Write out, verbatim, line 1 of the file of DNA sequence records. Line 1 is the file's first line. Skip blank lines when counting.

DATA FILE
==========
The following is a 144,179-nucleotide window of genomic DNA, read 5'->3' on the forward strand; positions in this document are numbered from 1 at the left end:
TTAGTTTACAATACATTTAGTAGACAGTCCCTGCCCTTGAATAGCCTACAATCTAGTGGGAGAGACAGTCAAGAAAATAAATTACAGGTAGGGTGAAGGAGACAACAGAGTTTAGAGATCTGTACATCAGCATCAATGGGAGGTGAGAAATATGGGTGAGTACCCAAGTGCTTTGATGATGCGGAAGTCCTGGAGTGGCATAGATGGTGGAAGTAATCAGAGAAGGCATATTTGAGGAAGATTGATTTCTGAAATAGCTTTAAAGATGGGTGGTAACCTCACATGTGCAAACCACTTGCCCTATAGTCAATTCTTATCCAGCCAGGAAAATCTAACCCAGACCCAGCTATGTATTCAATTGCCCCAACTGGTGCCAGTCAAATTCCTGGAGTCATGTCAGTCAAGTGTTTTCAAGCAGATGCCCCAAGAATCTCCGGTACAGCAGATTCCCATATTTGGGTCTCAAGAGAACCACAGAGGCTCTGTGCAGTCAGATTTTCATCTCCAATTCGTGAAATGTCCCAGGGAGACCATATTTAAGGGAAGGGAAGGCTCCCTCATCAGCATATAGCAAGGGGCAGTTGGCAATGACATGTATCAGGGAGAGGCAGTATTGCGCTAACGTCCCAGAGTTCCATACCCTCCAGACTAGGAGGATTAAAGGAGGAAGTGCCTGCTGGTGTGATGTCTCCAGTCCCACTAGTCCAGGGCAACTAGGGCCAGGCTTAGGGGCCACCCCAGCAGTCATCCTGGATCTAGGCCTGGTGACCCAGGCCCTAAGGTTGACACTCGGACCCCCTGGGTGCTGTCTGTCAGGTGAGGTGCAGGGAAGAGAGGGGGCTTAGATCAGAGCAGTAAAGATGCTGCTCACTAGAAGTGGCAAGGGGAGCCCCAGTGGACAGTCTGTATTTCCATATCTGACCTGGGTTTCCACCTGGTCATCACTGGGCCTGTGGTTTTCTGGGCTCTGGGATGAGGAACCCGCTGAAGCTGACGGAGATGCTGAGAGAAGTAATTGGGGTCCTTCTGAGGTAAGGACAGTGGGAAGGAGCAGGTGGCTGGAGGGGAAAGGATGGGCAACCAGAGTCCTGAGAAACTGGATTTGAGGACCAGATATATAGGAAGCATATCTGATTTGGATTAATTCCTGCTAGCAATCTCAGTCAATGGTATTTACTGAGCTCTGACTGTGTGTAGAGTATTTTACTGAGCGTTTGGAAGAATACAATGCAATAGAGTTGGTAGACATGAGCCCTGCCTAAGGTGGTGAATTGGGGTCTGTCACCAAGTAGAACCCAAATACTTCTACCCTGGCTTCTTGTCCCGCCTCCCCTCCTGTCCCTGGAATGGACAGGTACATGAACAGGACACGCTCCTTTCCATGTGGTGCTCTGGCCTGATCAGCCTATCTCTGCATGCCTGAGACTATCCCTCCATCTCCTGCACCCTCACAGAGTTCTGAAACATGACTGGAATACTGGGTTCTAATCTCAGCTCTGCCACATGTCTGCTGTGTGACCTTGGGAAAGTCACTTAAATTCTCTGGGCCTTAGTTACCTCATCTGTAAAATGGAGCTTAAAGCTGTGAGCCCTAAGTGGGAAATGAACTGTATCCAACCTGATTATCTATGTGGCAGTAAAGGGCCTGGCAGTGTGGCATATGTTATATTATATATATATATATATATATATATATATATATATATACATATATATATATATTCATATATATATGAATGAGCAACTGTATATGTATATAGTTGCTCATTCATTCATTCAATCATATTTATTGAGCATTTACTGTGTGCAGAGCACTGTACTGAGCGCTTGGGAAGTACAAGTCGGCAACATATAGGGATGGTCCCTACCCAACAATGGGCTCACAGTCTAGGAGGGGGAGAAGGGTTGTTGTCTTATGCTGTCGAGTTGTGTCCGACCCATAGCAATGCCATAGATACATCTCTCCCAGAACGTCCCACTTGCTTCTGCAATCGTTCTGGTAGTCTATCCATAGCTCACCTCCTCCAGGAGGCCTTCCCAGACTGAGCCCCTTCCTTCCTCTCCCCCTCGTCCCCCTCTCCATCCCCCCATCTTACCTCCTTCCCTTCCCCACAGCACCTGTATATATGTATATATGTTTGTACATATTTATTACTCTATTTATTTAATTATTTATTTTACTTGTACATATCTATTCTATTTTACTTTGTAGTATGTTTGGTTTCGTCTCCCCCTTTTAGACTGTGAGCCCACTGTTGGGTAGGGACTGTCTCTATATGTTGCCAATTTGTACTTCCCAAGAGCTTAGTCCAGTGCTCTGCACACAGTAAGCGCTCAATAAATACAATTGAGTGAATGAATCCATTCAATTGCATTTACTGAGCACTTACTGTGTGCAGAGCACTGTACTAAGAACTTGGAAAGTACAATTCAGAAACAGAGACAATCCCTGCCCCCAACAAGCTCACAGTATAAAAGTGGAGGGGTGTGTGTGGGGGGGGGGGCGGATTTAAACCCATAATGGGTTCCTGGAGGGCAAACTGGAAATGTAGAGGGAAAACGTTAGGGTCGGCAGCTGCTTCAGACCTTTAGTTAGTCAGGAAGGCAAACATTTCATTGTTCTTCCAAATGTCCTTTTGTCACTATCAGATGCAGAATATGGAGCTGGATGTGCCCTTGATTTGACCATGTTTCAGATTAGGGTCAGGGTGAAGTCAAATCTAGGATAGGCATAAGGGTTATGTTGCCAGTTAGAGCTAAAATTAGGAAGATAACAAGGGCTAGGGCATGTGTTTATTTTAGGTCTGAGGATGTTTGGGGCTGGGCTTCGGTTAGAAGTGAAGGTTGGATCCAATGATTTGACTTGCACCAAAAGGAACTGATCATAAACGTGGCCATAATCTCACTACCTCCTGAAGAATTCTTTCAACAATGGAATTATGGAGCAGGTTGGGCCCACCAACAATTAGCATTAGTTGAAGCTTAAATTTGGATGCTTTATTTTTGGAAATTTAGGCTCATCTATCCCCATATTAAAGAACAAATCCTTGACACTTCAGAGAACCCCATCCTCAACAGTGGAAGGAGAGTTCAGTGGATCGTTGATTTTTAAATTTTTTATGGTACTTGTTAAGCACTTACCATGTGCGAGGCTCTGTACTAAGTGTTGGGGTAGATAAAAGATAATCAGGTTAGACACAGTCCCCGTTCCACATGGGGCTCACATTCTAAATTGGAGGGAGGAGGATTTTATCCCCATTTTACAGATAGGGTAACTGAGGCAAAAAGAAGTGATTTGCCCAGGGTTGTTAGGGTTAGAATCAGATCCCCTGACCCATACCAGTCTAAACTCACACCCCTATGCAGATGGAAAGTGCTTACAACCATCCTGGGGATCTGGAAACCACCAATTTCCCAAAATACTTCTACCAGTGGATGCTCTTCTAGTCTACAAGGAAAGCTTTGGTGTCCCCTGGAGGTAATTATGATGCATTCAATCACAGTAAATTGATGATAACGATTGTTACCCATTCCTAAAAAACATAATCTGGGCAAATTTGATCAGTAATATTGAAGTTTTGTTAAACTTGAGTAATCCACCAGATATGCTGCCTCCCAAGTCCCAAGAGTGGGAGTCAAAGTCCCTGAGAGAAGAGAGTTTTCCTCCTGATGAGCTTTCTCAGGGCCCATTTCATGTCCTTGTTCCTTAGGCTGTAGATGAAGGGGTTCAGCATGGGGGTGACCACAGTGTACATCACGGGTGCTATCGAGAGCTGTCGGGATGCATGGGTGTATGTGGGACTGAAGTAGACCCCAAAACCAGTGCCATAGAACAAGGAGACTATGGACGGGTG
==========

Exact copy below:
The following is a 144,179-nucleotide window of genomic DNA, read 5'->3' on the forward strand; positions in this document are numbered from 1 at the left end: